Theme 1: Using technology to support person-centred care

About this theme

Use this guidance to understand the skills and training your organisation needs to provide care which is centred on individuals' needs. 

This video shows how developing digital skills has helped other social care providers to deliver more person-centred care. 

1. Understand how technology can support person-centred care 

The process of adopting and using technology in care should always start with considering people’s needs. I know there are different types of technology that can help people who draw on care, including people who live independently in the community, and I understand why these technologies are used. Care technologies can support quality of life and the provision of high quality, safe and personalised care.

2. Use technology to work in a person-centred way

I can use technology to involve people in shaping their care and support. For example, I can work in partnership with people I care for to ensure their interests, preferences and goals are captured in their digital social care record (DSCR). I also have the skills to include and review use of technology within a person’s care plan, to ensure it is meeting their needs.

I know how to use technology (for example, websites, internet search engines and work systems) to help me answer questions and find online policies, procedures, and information* I need to support person-centred care planning.

3. Help people to learn about technologies that may benefit them

I know how to introduce the potential for using technology in a care situation and can work with people to help them identify, choose and use digital technology that works for them, in line with their wishes and preferences.

4. Help people to access their personal information and contribute to their digital social care records

I understand that people have the right to see their digital social care record (DSCR) and ask for any mistakes to be put right. I know how to help people to access their personal information in a way they can understand, and know what to do if they request changes.

5. Use technology to help people to build and maintain relationships and participate in their community.

I understand the different ways technology can help people to keep in touch with family and friends and follow their interests. I know how to support people to communicate with others and participate in activities, hobbies and their community using technology.

Knowledge criteria Additional information Useful resources

6. Help my colleagues to learn about and understand the benefits of technology for person-centred care

At least 1.7 million people in England already use technology to support their care, helping them to stay safe while maintaining their independence. For people who work in social care, technologies such as digital social care records (DSCRs) can also help to reduce time spend on administration tasks, freeing up time for care and interaction.

7. Encourage and support my colleagues to help the people they work with learn about and choose suitable technologies for their care.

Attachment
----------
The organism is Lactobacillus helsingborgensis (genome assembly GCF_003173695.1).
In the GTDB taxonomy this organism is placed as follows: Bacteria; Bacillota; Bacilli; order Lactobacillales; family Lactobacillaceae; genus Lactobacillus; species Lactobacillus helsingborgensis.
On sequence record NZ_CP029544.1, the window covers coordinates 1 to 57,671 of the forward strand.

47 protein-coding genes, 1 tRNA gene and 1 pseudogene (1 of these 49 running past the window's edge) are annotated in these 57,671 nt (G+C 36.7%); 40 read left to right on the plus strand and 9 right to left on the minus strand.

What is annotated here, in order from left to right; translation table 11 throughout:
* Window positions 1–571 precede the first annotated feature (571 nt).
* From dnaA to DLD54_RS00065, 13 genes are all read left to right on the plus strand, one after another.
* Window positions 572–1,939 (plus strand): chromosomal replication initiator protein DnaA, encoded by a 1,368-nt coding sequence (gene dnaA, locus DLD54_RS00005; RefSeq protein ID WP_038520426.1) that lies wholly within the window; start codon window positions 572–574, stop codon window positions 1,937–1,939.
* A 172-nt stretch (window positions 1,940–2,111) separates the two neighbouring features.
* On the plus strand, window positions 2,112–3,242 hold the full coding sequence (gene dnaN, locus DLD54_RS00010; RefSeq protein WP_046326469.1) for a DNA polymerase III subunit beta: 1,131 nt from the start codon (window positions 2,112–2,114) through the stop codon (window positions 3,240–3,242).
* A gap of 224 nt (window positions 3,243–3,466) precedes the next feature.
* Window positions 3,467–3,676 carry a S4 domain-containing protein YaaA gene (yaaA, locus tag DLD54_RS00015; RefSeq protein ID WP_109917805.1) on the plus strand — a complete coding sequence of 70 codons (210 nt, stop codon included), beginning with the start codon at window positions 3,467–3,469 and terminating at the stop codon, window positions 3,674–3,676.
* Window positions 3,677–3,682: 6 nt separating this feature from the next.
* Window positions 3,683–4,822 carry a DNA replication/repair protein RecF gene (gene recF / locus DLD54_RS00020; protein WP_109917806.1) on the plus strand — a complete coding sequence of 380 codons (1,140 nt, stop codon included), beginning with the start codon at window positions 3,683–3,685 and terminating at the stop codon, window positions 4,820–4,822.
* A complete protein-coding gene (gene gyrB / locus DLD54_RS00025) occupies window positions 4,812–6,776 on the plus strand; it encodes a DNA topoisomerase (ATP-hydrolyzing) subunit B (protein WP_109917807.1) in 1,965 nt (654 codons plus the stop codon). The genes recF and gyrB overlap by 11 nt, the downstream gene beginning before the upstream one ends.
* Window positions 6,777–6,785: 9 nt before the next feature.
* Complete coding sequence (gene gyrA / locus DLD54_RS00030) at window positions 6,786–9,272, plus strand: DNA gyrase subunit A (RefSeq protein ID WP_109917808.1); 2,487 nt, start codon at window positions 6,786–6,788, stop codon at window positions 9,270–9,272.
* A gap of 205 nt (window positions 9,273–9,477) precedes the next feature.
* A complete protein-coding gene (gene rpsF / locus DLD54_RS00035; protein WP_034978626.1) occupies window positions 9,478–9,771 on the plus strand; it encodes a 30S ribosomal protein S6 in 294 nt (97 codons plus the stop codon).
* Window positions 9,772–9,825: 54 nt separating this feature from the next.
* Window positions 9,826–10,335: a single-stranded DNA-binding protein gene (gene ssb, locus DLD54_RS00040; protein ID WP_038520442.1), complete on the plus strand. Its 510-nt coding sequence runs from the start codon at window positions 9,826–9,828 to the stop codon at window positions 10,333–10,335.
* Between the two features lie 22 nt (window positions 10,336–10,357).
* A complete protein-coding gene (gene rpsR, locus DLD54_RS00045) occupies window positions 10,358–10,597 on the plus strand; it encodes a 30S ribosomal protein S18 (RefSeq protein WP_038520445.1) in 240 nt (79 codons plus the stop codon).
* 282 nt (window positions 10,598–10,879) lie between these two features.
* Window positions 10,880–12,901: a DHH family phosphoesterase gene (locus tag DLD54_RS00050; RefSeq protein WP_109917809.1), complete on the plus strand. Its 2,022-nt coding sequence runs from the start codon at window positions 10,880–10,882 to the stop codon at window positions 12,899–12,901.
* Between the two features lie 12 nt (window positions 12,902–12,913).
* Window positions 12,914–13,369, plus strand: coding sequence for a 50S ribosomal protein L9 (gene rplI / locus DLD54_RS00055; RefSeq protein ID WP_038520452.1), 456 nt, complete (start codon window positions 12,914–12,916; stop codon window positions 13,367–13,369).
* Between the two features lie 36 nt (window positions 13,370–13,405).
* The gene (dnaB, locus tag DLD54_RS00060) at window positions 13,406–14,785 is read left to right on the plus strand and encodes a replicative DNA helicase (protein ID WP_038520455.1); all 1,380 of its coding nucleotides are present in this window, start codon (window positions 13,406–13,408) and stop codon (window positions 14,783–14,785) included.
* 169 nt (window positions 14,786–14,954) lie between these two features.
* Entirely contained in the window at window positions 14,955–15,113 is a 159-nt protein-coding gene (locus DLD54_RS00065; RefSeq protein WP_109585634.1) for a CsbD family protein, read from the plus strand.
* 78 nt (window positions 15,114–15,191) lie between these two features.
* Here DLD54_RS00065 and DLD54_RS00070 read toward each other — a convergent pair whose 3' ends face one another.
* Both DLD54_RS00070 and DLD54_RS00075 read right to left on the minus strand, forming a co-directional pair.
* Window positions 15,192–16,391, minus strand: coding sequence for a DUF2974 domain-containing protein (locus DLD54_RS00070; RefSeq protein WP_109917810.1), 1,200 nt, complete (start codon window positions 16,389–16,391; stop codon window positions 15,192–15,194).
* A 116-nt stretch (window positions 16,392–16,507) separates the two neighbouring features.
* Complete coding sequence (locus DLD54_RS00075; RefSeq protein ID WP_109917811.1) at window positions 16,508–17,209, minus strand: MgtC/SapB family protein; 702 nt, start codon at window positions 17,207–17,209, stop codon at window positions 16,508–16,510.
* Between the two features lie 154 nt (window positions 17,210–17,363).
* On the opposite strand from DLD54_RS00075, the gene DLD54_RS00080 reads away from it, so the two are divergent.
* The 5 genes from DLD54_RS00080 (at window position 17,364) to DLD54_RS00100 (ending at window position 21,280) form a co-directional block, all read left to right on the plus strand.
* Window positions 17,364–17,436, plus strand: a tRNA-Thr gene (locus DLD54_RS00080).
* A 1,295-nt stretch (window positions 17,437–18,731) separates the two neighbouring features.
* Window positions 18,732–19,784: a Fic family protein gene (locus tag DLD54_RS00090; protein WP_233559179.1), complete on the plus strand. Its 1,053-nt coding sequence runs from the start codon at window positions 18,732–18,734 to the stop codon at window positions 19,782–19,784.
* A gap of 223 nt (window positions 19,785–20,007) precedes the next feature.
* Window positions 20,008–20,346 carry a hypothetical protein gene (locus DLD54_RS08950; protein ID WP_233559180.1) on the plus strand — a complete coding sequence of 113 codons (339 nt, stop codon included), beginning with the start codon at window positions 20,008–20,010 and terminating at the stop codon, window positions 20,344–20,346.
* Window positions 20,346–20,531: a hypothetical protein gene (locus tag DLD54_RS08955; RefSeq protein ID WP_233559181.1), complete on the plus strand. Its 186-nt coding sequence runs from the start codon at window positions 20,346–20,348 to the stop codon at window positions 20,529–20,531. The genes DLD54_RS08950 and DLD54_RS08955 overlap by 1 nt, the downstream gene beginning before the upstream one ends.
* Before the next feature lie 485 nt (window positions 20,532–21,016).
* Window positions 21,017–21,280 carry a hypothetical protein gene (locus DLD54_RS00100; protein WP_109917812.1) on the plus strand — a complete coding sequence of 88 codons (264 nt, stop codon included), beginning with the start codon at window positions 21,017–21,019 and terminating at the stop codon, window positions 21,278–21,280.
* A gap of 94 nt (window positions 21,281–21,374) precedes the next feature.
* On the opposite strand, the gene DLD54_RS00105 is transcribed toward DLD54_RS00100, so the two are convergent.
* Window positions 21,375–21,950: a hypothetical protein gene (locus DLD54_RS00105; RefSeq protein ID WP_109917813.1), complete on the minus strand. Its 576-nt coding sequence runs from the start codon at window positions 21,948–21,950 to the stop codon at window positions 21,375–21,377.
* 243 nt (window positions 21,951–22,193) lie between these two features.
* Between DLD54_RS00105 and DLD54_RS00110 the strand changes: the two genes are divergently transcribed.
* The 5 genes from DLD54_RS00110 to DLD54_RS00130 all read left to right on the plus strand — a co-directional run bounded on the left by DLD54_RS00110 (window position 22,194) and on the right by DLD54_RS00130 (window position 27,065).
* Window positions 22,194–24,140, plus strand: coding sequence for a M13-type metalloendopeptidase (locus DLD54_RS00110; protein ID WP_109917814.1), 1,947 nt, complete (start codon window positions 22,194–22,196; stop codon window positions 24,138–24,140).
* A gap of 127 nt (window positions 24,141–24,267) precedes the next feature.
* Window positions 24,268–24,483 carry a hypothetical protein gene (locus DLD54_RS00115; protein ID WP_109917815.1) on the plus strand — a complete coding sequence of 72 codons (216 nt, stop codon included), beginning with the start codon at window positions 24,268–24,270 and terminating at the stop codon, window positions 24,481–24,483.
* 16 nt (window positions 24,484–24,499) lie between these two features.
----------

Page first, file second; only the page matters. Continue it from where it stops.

Technology can be used to promote the wellbeing of people who draw on care in wide variety of ways. Giving colleagues ideas and motivation to be creative in how they use technology, working in partnership with those they care for and their families, can contribute to the provision of quality, person-centred care.

8. (Depending on role) Support/lead strategic decisions on the use of technology in my organisation.

There is growing evidence of the benefits of technology for quality, person-centred care. Staff working in senior and leadership roles are well placed to champion and promote the benefits of digital technology to others in their organisation and shape decisions on the use of technology.

I can:

• evaluate if and how different technologies may benefit your service
• make the case for purchasing and introducing new technology in your organisation
• work with others to develop a ‘digital plan’ for implementing technology and managing change

9. Support a culture of good practice in using technology to provide responsive, person-centred care

Technology should always be used to benefit people who draw on care and support their best interests. This may be achieved directly, for example, through technologies that enhance people’s safety or wellbeing, or indirectly, for example, through technologies that reduce staff time spent on administration tasks and allow more time to be devoted to direct care.

Being able to support a culture of good practice around the use of technology will contribute to the provision of responsive, person-centred care, as set out in the CQC’s ‘Responsive’ questions and quality statements. As part of this, it is important to regularly review use of technology as part of care plan reviews, to make sure it's continuing to meet people's needs and support their best interests.

When assessing and choosing technologies for your service, you may look for technologies that:

  • support people to be independent
  • reduce avoidable hospital admissions
  • can help people to develop their interests/participate
  • help people to connect with loved ones
  • help to support peoples’ information and communication needs
  • help to deliver timely care and support
  • help people to contribute to their care planning and reflect their needs
  • are easy to use
Knowledge criteria Additional information Useful resources